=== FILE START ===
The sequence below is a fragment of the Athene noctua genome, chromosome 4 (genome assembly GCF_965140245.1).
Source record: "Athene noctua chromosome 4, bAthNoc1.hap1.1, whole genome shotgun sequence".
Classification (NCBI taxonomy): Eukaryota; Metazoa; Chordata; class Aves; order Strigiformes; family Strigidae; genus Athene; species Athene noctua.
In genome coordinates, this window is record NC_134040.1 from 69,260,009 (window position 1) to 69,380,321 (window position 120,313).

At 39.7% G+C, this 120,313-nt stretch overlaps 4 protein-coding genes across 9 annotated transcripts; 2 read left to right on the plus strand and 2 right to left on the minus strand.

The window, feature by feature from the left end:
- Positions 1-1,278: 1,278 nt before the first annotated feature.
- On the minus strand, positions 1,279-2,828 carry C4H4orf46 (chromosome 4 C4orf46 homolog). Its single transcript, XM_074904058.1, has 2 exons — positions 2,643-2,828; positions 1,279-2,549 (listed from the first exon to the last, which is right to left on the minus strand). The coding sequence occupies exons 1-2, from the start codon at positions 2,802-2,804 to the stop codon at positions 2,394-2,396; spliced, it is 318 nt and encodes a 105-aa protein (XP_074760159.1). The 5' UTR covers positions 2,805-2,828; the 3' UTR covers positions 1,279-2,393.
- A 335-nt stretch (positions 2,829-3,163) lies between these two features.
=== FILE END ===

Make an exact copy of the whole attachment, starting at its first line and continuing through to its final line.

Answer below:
The sequence below is a fragment of the Athene noctua genome, chromosome 4 (genome assembly GCF_965140245.1).
Source record: "Athene noctua chromosome 4, bAthNoc1.hap1.1, whole genome shotgun sequence".
Classification (NCBI taxonomy): Eukaryota; Metazoa; Chordata; class Aves; order Strigiformes; family Strigidae; genus Athene; species Athene noctua.
In genome coordinates, this window is record NC_134040.1 from 69,260,009 (window position 1) to 69,380,321 (window position 120,313).

At 39.7% G+C, this 120,313-nt stretch overlaps 4 protein-coding genes across 9 annotated transcripts; 2 read left to right on the plus strand and 2 right to left on the minus strand.

The window, feature by feature from the left end:
- Positions 1-1,278: 1,278 nt before the first annotated feature.
- On the minus strand, positions 1,279-2,828 carry C4H4orf46 (chromosome 4 C4orf46 homolog). Its single transcript, XM_074904058.1, has 2 exons — positions 2,643-2,828; positions 1,279-2,549 (listed from the first exon to the last, which is right to left on the minus strand). The coding sequence occupies exons 1-2, from the start codon at positions 2,802-2,804 to the stop codon at positions 2,394-2,396; spliced, it is 318 nt and encodes a 105-aa protein (XP_074760159.1). The 5' UTR covers positions 2,805-2,828; the 3' UTR covers positions 1,279-2,393.
- A 335-nt stretch (positions 2,829-3,163) lies between these two features.